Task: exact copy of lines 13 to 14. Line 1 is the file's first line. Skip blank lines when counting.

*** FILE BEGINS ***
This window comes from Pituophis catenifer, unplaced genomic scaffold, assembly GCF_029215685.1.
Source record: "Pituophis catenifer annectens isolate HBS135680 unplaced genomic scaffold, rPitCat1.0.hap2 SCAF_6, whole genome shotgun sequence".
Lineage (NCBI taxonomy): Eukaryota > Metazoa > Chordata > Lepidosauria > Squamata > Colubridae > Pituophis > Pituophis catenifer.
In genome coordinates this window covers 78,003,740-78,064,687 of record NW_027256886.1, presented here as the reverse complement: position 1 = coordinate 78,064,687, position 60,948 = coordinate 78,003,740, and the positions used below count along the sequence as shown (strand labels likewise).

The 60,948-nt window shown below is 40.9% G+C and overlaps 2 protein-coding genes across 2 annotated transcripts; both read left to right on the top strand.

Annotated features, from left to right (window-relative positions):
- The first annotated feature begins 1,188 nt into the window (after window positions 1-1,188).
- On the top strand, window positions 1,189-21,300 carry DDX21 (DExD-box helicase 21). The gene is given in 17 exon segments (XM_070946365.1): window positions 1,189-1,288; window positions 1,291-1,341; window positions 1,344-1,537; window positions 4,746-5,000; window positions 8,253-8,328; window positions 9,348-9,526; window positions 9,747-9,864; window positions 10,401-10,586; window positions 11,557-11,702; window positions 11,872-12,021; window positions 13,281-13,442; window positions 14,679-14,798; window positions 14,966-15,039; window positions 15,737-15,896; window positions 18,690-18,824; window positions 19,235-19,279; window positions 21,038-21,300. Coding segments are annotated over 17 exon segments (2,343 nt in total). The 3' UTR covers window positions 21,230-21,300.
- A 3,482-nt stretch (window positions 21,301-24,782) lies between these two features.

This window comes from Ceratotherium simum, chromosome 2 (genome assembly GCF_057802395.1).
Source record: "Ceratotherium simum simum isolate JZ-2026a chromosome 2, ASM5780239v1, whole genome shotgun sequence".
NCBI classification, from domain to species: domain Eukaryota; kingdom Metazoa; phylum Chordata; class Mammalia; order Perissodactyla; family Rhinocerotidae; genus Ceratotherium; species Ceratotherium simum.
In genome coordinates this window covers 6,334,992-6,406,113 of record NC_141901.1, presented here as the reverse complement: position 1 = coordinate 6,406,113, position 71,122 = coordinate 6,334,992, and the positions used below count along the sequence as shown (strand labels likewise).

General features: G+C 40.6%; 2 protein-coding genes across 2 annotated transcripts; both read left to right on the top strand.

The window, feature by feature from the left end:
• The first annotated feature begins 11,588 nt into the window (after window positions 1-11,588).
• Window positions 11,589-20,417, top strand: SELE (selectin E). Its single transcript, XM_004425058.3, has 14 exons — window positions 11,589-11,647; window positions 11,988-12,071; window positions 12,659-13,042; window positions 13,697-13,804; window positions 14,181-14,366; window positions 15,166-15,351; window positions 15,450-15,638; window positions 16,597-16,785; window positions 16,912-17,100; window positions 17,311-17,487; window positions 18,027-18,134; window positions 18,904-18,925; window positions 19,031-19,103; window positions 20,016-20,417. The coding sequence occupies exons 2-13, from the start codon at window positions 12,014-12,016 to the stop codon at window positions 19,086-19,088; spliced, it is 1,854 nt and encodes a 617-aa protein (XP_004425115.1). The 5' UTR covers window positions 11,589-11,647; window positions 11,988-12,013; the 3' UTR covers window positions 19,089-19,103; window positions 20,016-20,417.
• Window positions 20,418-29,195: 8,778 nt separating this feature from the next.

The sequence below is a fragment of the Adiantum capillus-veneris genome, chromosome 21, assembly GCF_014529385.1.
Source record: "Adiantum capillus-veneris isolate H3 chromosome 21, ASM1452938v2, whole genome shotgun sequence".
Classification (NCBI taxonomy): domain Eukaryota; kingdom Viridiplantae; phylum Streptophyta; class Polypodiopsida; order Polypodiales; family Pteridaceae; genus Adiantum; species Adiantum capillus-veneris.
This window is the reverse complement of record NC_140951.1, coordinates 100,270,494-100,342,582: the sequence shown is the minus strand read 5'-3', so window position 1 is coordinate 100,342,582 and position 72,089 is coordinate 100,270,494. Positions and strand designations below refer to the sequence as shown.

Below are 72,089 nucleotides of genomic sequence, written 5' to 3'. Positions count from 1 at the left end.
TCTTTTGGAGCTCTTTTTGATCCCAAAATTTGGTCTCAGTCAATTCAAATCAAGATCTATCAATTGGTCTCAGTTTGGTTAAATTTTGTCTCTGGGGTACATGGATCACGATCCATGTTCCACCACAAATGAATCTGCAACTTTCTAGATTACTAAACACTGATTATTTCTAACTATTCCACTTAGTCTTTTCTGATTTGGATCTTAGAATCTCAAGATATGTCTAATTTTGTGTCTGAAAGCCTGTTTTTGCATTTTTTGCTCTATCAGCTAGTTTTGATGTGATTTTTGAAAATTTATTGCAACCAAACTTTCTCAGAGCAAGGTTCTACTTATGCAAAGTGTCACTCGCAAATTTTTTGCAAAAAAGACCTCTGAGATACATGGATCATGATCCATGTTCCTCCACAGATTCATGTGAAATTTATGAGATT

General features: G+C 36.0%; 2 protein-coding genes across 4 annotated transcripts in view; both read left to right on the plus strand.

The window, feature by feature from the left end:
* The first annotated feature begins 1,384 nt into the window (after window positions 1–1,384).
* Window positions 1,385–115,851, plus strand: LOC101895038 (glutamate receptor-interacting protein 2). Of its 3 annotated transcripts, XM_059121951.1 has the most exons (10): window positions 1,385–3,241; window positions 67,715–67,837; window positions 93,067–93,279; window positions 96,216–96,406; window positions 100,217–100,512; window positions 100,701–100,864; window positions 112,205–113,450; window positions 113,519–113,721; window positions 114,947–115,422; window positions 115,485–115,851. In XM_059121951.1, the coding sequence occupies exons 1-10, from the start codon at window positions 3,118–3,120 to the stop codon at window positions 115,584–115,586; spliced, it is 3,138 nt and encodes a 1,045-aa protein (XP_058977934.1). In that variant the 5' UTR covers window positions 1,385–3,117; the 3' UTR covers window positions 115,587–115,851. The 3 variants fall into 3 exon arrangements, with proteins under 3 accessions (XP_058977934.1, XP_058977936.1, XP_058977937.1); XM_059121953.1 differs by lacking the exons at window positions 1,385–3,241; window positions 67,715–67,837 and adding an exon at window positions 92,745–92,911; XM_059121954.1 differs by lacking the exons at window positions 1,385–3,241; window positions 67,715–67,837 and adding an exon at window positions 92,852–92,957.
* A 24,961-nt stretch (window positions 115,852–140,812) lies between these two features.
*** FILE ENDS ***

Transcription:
In genome coordinates this window covers 6,334,992-6,406,113 of record NC_141901.1, presented here as the reverse complement: position 1 = coordinate 6,406,113, position 71,122 = coordinate 6,334,992, and the positions used below count along the sequence as shown (strand labels likewise).

General features: G+C 40.6%; 2 protein-coding genes across 2 annotated transcripts; both read left to right on the top strand.